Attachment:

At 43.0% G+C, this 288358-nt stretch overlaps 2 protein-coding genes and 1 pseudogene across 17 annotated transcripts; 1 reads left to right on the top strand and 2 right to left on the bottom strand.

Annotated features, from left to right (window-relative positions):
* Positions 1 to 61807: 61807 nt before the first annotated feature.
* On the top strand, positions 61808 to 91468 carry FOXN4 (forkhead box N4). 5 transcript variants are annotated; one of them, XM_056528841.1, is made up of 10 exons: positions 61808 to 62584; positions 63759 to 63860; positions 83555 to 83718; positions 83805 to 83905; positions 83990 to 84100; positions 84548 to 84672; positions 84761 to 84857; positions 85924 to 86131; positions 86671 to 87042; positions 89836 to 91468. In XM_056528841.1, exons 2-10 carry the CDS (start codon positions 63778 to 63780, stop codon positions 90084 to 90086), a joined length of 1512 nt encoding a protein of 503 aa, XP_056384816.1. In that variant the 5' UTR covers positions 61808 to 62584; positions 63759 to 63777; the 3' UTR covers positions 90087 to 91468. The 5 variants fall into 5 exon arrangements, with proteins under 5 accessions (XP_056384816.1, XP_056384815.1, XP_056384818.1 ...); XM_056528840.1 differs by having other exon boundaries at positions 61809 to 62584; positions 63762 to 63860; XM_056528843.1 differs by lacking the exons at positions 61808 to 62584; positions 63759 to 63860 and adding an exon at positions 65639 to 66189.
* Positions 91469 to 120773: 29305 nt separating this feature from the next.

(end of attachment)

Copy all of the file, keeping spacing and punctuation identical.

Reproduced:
At 43.0% G+C, this 288358-nt stretch overlaps 2 protein-coding genes and 1 pseudogene across 17 annotated transcripts; 1 reads left to right on the top strand and 2 right to left on the bottom strand.

Annotated features, from left to right (window-relative positions):
* Positions 1 to 61807: 61807 nt before the first annotated feature.
* On the top strand, positions 61808 to 91468 carry FOXN4 (forkhead box N4). 5 transcript variants are annotated; one of them, XM_056528841.1, is made up of 10 exons: positions 61808 to 62584; positions 63759 to 63860; positions 83555 to 83718; positions 83805 to 83905; positions 83990 to 84100; positions 84548 to 84672; positions 84761 to 84857; positions 85924 to 86131; positions 86671 to 87042; positions 89836 to 91468. In XM_056528841.1, exons 2-10 carry the CDS (start codon positions 63778 to 63780, stop codon positions 90084 to 90086), a joined length of 1512 nt encoding a protein of 503 aa, XP_056384816.1. In that variant the 5' UTR covers positions 61808 to 62584; positions 63759 to 63777; the 3' UTR covers positions 90087 to 91468. The 5 variants fall into 5 exon arrangements, with proteins under 5 accessions (XP_056384816.1, XP_056384815.1, XP_056384818.1 ...); XM_056528840.1 differs by having other exon boundaries at positions 61809 to 62584; positions 63762 to 63860; XM_056528843.1 differs by lacking the exons at positions 61808 to 62584; positions 63759 to 63860 and adding an exon at positions 65639 to 66189.
* Positions 91469 to 120773: 29305 nt separating this feature from the next.